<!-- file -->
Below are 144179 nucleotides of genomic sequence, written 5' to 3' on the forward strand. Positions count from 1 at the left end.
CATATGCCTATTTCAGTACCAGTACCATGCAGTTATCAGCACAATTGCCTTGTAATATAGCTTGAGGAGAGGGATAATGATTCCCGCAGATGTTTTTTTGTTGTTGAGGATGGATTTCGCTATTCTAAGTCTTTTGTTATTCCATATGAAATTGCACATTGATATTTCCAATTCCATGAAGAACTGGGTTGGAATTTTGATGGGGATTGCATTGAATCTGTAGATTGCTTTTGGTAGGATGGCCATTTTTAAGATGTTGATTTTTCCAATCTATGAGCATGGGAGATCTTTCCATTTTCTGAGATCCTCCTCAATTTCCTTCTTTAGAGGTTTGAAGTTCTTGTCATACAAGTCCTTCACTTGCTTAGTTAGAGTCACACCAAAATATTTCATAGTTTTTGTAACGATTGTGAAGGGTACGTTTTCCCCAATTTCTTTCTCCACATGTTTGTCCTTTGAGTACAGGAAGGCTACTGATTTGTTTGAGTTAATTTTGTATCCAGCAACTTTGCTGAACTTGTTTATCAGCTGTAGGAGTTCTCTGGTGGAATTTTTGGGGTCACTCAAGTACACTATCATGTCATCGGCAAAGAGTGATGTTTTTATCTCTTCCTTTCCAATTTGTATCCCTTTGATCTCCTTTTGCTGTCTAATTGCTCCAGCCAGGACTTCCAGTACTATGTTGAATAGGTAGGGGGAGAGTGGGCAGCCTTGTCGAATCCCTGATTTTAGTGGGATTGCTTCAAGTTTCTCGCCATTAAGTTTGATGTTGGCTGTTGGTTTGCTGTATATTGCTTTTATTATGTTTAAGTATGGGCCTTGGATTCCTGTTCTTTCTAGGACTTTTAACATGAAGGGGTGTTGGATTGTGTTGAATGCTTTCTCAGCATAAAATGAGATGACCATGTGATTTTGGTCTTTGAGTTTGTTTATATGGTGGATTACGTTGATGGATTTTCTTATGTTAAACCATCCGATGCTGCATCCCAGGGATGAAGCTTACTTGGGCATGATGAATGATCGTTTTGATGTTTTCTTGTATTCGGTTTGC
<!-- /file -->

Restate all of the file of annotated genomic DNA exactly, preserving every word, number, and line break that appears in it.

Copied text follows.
Below are 144179 nucleotides of genomic sequence, written 5' to 3' on the forward strand. Positions count from 1 at the left end.
CATATGCCTATTTCAGTACCAGTACCATGCAGTTATCAGCACAATTGCCTTGTAATATAGCTTGAGGAGAGGGATAATGATTCCCGCAGATGTTTTTTTGTTGTTGAGGATGGATTTCGCTATTCTAAGTCTTTTGTTATTCCATATGAAATTGCACATTGATATTTCCAATTCCATGAAGAACTGGGTTGGAATTTTGATGGGGATTGCATTGAATCTGTAGATTGCTTTTGGTAGGATGGCCATTTTTAAGATGTTGATTTTTCCAATCTATGAGCATGGGAGATCTTTCCATTTTCTGAGATCCTCCTCAATTTCCTTCTTTAGAGGTTTGAAGTTCTTGTCATACAAGTCCTTCACTTGCTTAGTTAGAGTCACACCAAAATATTTCATAGTTTTTGTAACGATTGTGAAGGGTACGTTTTCCCCAATTTCTTTCTCCACATGTTTGTCCTTTGAGTACAGGAAGGCTACTGATTTGTTTGAGTTAATTTTGTATCCAGCAACTTTGCTGAACTTGTTTATCAGCTGTAGGAGTTCTCTGGTGGAATTTTTGGGGTCACTCAAGTACACTATCATGTCATCGGCAAAGAGTGATGTTTTTATCTCTTCCTTTCCAATTTGTATCCCTTTGATCTCCTTTTGCTGTCTAATTGCTCCAGCCAGGACTTCCAGTACTATGTTGAATAGGTAGGGGGAGAGTGGGCAGCCTTGTCGAATCCCTGATTTTAGTGGGATTGCTTCAAGTTTCTCGCCATTAAGTTTGATGTTGGCTGTTGGTTTGCTGTATATTGCTTTTATTATGTTTAAGTATGGGCCTTGGATTCCTGTTCTTTCTAGGACTTTTAACATGAAGGGGTGTTGGATTGTGTTGAATGCTTTCTCAGCATAAAATGAGATGACCATGTGATTTTGGTCTTTGAGTTTGTTTATATGGTGGATTACGTTGATGGATTTTCTTATGTTAAACCATCCGATGCTGCATCCCAGGGATGAAGCTTACTTGGGCATGATGAATGATCGTTTTGATGTTTTCTTGTATTCGGTTTGC